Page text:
Conference on Semantics in Healthcare and Life Sciences (CSHALS)


Updated February 01, 2012

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Target Identification Using an Integrated Subset of the Yeast Interactome with Chemical Genomic Data in RDF

Nadia Anwar
General Bioinformatics
Reading, United Kingdom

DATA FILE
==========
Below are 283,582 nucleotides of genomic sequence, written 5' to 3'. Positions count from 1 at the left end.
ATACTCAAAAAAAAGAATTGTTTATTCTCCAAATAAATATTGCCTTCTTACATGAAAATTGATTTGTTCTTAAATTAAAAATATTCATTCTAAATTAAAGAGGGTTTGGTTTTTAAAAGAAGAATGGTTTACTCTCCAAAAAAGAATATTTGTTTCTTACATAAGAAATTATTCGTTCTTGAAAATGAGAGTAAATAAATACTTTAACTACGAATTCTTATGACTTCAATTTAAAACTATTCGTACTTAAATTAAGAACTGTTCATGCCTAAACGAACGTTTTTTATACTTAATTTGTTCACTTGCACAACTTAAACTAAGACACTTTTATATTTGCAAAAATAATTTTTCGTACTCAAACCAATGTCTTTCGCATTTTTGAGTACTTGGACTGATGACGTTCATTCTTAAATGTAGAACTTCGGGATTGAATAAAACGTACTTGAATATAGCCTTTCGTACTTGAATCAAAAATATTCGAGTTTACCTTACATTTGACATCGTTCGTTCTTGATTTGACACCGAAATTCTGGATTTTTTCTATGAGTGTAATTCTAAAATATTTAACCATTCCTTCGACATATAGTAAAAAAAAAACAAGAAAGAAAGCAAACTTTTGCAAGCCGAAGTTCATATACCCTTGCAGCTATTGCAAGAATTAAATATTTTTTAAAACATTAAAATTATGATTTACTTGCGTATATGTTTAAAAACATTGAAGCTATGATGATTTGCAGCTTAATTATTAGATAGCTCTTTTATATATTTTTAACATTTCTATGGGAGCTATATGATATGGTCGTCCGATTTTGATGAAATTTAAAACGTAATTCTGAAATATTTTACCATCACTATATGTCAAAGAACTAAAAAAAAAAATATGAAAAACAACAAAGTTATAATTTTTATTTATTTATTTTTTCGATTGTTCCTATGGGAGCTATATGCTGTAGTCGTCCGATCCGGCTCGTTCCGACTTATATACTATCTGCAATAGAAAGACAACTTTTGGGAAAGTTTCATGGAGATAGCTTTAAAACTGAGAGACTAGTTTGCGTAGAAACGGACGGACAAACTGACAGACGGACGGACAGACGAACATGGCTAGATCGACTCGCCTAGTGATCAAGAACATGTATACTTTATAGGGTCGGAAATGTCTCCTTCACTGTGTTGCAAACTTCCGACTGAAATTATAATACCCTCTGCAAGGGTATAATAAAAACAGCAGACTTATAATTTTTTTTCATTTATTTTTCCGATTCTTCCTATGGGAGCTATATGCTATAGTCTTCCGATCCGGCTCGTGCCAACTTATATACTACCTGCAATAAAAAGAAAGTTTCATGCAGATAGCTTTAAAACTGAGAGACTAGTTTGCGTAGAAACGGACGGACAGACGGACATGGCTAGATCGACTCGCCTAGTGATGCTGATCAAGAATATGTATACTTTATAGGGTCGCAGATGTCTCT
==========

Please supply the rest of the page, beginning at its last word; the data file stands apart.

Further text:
Abstract: Semantic web technologies provide a well-established, efficient and cost-effective data integration strategy. We demonstrate the advantages these technologies offer in target discovery through combining experimental evidence from several target discovery technologies using the linked data paradigm. Drug discovery methods such as drug induced HaploInsufficiency profiling (HIP) are here combined with other chemical genomic data and genetic interaction networks to improve the sensitivity and specificity of target identification. We demonstrate the value of this integration using the yeast interactome with complementary experimental evidence within a fungal target discovery pipeline for triaging of hit lists, target identification and target deconvolution. Genetic interaction profiles generated from yeast deletion strains, using methods such as SGA, describe the relationships between genes. These profiles integrated into a network of genetic interactions are used to uncover and predict the functions of uncharacterized genes. Chemical Genomic data describes the influence of small molecules on biological systems and are used to characterize the effect of compounds at the cellular level. Chemical genomic methods including HaploInsufficiency Profiling (HIP), Homozygous profiling (HOP) and Multi-copy Suppression Profiling (MSP) are commonly used together to overcome the limitations in individual technologies. For example, HIP is used to identify small molecule (drug) targets, however, HIP is limited to molecules that inhibit cell growth and will fail to identify targets with functional paralogs. While HIP identifies direct targets, HOP is especially useful for providing insight into potential drug interactions. A combination of these approaches provides a more complete view, specifically identifying both on-target effects and off-target effects. Since HIP, HOP and MSP are based on the same principles, a combined approach, although more time consuming and expensive, delivers more comprehensive data. An alternative combined approach is based on the idea of re-using established genomic scale data. Constanzo et al. re-use their clustered genetic interactions (GI) by correlating these with chemical-genetic interactions (CGI) from HOP. They successfully re-use their GI and CGI data and demonstrate that their combined profiles are complementary to HIP. Following Costanzo et al, we used semantic technologies to integrate the genetic interaction profiles described in their paper, with a test set of compounds assayed using HIP. Specifically, we have followed the linked data approach using clustered networks of GI and CGI in yeast, layered over chemical genomic experiments. We show that this method is not only a cost-effective integration strategy for these data but it also simplifies the discovery of the target as well as relevant interactions. Creating a foundational resource of these data in this fashion allows new experimental results and clusters to be layered into the network efficiently, moving from boutique, case by case integration, to a scalable and robust integration resource. We demonstrate how this integrated data set can be used to identify profiles for compounds of interest, its target, and aid the visualization of the targets network proximal to the compound’s immediate target. Finally, we demonstrate how providing such a comprehensive view of view of the data eases the investigation of the compound’s mechanism of action.